College of Education

Human Factors Lab

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Research: Past Projects


Health Literacy and Older Adult Self-Care

The broad goals of the project are to improve self-care (such taking medications) and health outcomes among older adults. Older adults with chronic illnesses such as hypertension (high blood pressure) often have less effective health literacy skills than younger adults do. Health literacy is defined at the ability to access, understand, and use information to make effective health care decisions, and is often measured by your ability to read lists or health-related words or to understand brief health-related texts such as medication instructions. Many earlier studies have shown that older adults with lower health literacy skills tend to have poorer self-care and health outcomes, but we don’t know why. We are investigating how low health literacy undermines health outcomes. The first step is to better understand what abilities are involved in health literacy is and how they influence comprehension of health information. We have three specific goals: to understand the components of health literacy, to investigate the effects of these components on processing health texts, and to examine how to design the health texts for people with lower health literacy.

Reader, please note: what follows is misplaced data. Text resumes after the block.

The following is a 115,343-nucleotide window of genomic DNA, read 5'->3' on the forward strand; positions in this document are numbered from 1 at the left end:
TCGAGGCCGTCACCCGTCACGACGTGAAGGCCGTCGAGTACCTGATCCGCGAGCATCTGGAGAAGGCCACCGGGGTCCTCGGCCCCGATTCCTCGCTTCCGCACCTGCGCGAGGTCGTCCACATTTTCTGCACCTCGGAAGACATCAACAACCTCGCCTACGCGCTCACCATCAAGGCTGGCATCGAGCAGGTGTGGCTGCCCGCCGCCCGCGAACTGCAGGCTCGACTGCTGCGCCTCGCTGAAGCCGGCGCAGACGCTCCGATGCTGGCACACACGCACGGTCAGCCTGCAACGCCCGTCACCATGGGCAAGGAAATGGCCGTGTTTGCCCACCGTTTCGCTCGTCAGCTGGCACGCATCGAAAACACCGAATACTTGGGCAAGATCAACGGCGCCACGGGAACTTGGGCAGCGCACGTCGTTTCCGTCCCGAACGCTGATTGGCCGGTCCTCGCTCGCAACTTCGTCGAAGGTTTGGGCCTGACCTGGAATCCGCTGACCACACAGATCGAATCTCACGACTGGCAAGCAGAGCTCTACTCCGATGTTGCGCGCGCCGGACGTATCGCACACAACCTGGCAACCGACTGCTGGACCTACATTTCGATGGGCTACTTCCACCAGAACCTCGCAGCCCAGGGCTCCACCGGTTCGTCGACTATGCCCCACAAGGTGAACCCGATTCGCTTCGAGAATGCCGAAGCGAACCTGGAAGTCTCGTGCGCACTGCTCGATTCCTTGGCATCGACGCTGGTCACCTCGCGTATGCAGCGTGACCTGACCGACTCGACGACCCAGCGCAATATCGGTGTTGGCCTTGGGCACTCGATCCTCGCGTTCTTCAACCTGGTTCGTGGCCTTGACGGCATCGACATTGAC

MedTable: EHR-based Support for Medication Adherence

MedtableTM is an Electronic Medical Record (EMR)-integrated tool designed to address the significant problem of medication nonadherence, especially barriers related to patients’ limited cognitive resources and ineffective patient-provider communication. MedtableTM supports the patient-provider collaboration needed to create effective medication schedules that are easy to implement by diverse patients. The tool builds on prior research and, through its integration with EMR systems, creates medication lists and schedules that are more easily updated, more accurate and more reliable. Used in clinical practice, it is expected to improve patient satisfaction, medication understanding and adherence, as well as health outcomes among patients struggling to manage multiple medications.